President co-signs letter on immigration
11 November 2011
Organised by the Campaign for Science and Engineering (CaSE), a letter has been published in today’s Times, co-signed by the President of the Institute of Physics (IOP), Professor Sir Peter Knight, among 20 dignitaries, criticising the Government’s immigration reforms:
The UK provides the best “bang for buck” of any G8 nation when it comes to research — we must not damage that position
Sir, A year ago this page carried a letter from eight Nobel prize-winning researchers, explaining how curbs on immigration could damage the UK’s science and engineering excellence. The Government listened at the time, but now appears to have forgotten the warning.
The Government is proposing to end the right of migrants to settle in the UK, effectively forcing the vast majority to leave the country after five years. This policy would be a profound mistake, jeopardising our position as a hub for the world’s finest scientists and engineers.
A recent report for the Department for Business, Innovation and Skills noted that the UK provides the best “bang for buck” of any G8 nation when it comes to research, while the economic and social benefits are immense and visible everywhere.
This eminence relies on a global outlook. Nearly half of all UK researchers collaborate with overseas colleagues, while migrant scientists such as Andre Geim, Konstantin Novoselov and Venki Ramakrishnan have all won Nobel prizes while working in British labs.
When the best international researchers decide where to work they will consider the prospects for their careers and families. If they cannot be confident of a stay longer than five years — barely long enough to supervise a PhD, let alone a major research programme — then we will be ruled out as a destination.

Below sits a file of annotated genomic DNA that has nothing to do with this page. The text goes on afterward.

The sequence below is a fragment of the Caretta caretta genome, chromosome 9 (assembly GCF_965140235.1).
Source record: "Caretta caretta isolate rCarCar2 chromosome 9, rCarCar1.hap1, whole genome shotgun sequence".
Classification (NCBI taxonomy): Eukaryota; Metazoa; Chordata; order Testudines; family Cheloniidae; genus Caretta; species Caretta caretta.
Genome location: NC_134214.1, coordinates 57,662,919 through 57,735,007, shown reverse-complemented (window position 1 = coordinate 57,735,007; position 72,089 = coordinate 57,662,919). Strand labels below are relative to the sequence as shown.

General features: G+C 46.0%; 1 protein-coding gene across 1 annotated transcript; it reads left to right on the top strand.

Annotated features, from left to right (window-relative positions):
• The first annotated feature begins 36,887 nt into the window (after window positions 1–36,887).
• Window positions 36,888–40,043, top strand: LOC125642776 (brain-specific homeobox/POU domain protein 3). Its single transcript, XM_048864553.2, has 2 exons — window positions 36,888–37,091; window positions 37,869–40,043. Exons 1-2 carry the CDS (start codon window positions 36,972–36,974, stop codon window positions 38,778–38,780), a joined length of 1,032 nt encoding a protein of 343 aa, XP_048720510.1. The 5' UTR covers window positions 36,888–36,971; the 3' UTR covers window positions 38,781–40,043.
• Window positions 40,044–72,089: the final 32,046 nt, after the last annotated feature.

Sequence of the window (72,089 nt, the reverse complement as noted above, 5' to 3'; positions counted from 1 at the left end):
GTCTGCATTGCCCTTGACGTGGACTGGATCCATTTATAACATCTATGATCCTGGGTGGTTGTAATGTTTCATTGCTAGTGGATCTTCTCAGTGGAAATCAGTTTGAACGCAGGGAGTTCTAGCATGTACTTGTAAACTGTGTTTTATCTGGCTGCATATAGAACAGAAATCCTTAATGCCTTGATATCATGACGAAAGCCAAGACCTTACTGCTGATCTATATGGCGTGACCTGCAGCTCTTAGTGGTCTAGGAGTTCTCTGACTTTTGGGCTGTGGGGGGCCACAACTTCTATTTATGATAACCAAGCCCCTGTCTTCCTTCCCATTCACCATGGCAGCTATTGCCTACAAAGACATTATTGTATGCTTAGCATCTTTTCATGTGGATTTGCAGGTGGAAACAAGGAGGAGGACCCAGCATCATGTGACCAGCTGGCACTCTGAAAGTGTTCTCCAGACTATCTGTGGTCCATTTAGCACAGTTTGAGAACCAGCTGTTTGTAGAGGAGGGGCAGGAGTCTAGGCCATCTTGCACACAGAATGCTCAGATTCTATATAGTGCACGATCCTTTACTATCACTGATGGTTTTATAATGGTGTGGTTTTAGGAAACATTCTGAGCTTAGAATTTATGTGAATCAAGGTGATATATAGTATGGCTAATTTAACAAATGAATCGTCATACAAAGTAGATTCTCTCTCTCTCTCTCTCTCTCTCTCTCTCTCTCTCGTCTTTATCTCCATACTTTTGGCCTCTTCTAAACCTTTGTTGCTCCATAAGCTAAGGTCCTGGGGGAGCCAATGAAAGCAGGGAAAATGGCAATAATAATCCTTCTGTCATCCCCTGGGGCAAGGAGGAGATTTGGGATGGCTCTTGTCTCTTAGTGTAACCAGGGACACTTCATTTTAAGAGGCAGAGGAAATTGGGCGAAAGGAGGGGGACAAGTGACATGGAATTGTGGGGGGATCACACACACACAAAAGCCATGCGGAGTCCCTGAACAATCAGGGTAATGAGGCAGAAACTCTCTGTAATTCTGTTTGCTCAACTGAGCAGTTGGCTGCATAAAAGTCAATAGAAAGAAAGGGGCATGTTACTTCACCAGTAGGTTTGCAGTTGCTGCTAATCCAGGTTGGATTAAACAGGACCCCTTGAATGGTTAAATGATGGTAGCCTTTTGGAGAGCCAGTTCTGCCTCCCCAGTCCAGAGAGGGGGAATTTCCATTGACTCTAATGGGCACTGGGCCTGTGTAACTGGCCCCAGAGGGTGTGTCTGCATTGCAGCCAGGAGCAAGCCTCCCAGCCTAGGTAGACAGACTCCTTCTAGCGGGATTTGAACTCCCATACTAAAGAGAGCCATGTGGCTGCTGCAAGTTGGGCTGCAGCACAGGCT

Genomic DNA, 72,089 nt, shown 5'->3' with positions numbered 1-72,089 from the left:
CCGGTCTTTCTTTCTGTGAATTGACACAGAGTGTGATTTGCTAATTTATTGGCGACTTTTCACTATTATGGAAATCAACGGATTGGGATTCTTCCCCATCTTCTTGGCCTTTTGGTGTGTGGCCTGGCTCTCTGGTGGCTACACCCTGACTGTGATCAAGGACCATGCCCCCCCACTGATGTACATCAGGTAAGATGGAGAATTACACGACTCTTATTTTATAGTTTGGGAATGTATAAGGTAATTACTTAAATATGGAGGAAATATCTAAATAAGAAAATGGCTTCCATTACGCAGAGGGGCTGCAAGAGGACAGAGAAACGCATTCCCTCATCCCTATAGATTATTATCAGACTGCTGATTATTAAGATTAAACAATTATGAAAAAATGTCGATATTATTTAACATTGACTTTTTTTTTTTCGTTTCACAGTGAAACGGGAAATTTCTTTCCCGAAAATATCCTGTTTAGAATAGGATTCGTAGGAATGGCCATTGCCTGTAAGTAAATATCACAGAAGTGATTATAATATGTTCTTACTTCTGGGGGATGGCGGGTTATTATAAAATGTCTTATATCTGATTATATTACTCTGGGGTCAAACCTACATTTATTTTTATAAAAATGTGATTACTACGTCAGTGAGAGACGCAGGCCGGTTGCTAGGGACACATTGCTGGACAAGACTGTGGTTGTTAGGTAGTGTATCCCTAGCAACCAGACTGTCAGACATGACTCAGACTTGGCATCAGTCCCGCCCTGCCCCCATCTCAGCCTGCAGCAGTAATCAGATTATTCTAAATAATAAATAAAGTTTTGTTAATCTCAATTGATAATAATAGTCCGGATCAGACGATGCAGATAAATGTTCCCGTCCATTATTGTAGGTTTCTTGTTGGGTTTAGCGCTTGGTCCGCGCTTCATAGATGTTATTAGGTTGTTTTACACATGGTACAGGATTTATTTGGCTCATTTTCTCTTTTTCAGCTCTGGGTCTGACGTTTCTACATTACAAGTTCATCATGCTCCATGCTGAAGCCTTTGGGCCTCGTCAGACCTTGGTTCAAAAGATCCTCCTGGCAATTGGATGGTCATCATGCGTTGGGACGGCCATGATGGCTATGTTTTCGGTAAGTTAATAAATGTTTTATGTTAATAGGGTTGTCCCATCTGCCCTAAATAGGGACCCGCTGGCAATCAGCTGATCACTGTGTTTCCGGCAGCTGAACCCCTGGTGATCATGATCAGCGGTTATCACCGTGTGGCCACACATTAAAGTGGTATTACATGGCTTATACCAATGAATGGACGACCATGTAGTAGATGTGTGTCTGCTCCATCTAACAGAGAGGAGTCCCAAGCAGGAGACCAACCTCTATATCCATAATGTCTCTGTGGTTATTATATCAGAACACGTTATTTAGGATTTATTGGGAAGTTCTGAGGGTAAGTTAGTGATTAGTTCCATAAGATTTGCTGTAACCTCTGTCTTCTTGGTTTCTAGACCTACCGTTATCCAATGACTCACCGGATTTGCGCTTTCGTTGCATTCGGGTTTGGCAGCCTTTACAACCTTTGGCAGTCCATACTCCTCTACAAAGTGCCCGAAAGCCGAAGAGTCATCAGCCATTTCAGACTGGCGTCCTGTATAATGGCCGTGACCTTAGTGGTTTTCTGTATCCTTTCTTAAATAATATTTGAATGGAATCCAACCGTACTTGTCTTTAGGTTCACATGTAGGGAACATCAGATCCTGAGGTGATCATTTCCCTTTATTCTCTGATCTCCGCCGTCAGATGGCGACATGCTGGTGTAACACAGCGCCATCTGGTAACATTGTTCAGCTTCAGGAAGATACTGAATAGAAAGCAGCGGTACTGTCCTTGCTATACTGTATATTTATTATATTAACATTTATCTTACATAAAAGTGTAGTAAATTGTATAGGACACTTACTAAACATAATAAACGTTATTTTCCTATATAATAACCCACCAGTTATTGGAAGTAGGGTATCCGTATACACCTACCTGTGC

Let us be clear; the UK needs these people more than they need us. Moreover, if we are trying to improve links with nations such as China and India, the worst possible way to start is by turning their best minds away from our doorstep. The Government must decide how much it values our scientific prosperity.
- Dr Stephen Bold, Managing Director, Sharp Laboratories of Europe Ltd
- David Brown, Chief Executive, Institution of Chemical Engineers
- Mark Downs, Chief Executive, Society of Biology
- Nigel Gaymond, Chief Executive, Bioindustry Association
- Professor Ray Hill, President, British Pharmacological Society
- Professor Sophien Kamoun, Head of the Sainsbury Laboratory
- Imran Khan, Director, Campaign for Science and Engineering
- Sir Peter Knight, President, Institute of Physics
- Lord May of Oxford, Former President of the Royal Society, former Government Chief Scientific Adviser
- David Phillips, President, Royal Society of Chemistry
- Professor Baron Piot, Director, London School of Hygiene & Tropical Medicine
- Professor David Price, Vice Provost (Research), UCL
- Lord Rees of Ludlow, Former President of the Royal Society
- Professor Mike Spyer, President, the Physiological Society
- Mark Stewart, Human Resources Director, Airbus UK
- Professor Eric Thomas, President, Universities UK
- Sir Mark Walport, Director, Wellcome Trust
- Stephen Whitehead, Chief Executive, Association of British Pharmaceutical Industry
- Lord Willis of Knaresborough, Chair, Association of Medical Research Charities